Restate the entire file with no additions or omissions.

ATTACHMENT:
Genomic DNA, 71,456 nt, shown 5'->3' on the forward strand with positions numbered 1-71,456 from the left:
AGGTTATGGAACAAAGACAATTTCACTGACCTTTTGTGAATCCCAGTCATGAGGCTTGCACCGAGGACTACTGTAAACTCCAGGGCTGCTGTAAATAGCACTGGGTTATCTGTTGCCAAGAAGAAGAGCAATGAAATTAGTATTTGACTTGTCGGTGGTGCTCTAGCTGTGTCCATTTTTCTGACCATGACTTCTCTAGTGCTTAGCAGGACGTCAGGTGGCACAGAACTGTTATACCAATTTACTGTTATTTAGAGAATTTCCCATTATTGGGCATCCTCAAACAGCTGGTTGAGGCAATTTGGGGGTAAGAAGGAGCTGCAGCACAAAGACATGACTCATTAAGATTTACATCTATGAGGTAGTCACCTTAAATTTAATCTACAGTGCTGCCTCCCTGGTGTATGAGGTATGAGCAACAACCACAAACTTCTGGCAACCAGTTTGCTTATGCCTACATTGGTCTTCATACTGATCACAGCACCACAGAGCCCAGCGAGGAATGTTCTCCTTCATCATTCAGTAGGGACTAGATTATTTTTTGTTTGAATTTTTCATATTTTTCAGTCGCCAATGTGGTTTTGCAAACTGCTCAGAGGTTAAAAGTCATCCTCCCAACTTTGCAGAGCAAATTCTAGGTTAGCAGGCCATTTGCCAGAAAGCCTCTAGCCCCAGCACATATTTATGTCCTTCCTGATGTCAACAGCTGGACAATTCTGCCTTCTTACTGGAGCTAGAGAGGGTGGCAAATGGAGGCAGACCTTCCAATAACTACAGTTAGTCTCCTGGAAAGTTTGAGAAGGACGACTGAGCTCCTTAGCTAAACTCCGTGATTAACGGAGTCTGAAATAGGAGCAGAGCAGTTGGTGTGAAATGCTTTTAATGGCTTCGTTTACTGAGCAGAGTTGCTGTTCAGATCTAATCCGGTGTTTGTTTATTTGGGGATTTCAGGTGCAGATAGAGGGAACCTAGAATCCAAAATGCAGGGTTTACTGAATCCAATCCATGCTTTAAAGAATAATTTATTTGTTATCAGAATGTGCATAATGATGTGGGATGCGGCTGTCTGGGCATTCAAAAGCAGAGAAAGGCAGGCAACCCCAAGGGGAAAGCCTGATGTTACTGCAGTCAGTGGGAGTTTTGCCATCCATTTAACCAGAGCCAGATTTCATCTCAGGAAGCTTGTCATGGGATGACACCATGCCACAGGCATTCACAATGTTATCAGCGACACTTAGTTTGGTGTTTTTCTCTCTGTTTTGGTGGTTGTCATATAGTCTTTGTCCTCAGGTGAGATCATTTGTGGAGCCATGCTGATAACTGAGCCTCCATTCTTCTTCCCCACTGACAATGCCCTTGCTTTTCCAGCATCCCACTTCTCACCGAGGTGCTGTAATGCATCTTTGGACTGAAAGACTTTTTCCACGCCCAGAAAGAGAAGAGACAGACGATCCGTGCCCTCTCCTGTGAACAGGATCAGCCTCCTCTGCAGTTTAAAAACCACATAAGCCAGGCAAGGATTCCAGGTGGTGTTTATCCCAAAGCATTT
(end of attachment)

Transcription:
Genomic DNA, 71,456 nt, shown 5'->3' on the forward strand with positions numbered 1-71,456 from the left:
AGGTTATGGAACAAAGACAATTTCACTGACCTTTTGTGAATCCCAGTCATGAGGCTTGCACCGAGGACTACTGTAAACTCCAGGGCTGCTGTAAATAGCACTGGGTTATCTGTTGCCAAGAAGAAGAGCAATGAAATTAGTATTTGACTTGTCGGTGGTGCTCTAGCTGTGTCCATTTTTCTGACCATGACTTCTCTAGTGCTTAGCAGGACGTCAGGTGGCACAGAACTGTTATACCAATTTACTGTTATTTAGAGAATTTCCCATTATTGGGCATCCTCAAACAGCTGGTTGAGGCAATTTGGGGGTAAGAAGGAGCTGCAGCACAAAGACATGACTCATTAAGATTTACATCTATGAGGTAGTCACCTTAAATTTAATCTACAGTGCTGCCTCCCTGGTGTATGAGGTATGAGCAACAACCACAAACTTCTGGCAACCAGTTTGCTTATGCCTACATTGGTCTTCATACTGATCACAGCACCACAGAGCCCAGCGAGGAATGTTCTCCTTCATCATTCAGTAGGGACTAGATTATTTTTTGTTTGAATTTTTCATATTTTTCAGTCGCCAATGTGGTTTTGCAAACTGCTCAGAGGTTAAAAGTCATCCTCCCAACTTTGCAGAGCAAATTCTAGGTTAGCAGGCCATTTGCCAGAAAGCCTCTAGCCCCAGCACATATTTATGTCCTTCCTGATGTCAACAGCTGGACAATTCTGCCTTCTTACTGGAGCTAGAGAGGGTGGCAAATGGAGGCAGACCTTCCAATAACTACAGTTAGTCTCCTGGAAAGTTTGAGAAGGACGACTGAGCTCCTTAGCTAAACTCCGTGATTAACGGAGTCTGAAATAGGAGCAGAGCAGTTGGTGTGAAATGCTTTTAATGGCTTCGTTTACTGAGCAGAGTTGCTGTTCAGATCTAATCCGGTGTTTGTTTATTTGGGGATTTCAGGTGCAGATAGAGGGAACCTAGAATCCAAAATGCAGGGTTTACTGAATCCAATCCATGCTTTAAAGAATAATTTATTTGTTATCAGAATGTGCATAATGATGTGGGATGCGGCTGTCTGGGCATTCAAAAGCAGAGAAAGGCAGGCAACCCCAAGGGGAAAGCCTGATGTTACTGCAGTCAGTGGGAGTTTTGCCATCCATTTAACCAGAGCCAGATTTCATCTCAGGAAGCTTGTCATGGGATGACACCATGCCACAGGCATTCACAATGTTATCAGCGACACTTAGTTTGGTGTTTTTCTCTCTGTTTTGGTGGTTGTCATATAGTCTTTGTCCTCAGGTGAGATCATTTGTGGAGCCATGCTGATAACTGAGCCTCCATTCTTCTTCCCCACTGACAATGCCCTTGCTTTTCCAGCATCCCACTTCTCACCGAGGTGCTGTAATGCATCTTTGGACTGAAAGACTTTTTCCACGCCCAGAAAGAGAAGAGACAGACGATCCGTGCCCTCTCCTGTGAACAGGATCAGCCTCCTCTGCAGTTTAAAAACCACATAAGCCAGGCAAGGATTCCAGGTGGTGTTTATCCCAAAGCATTT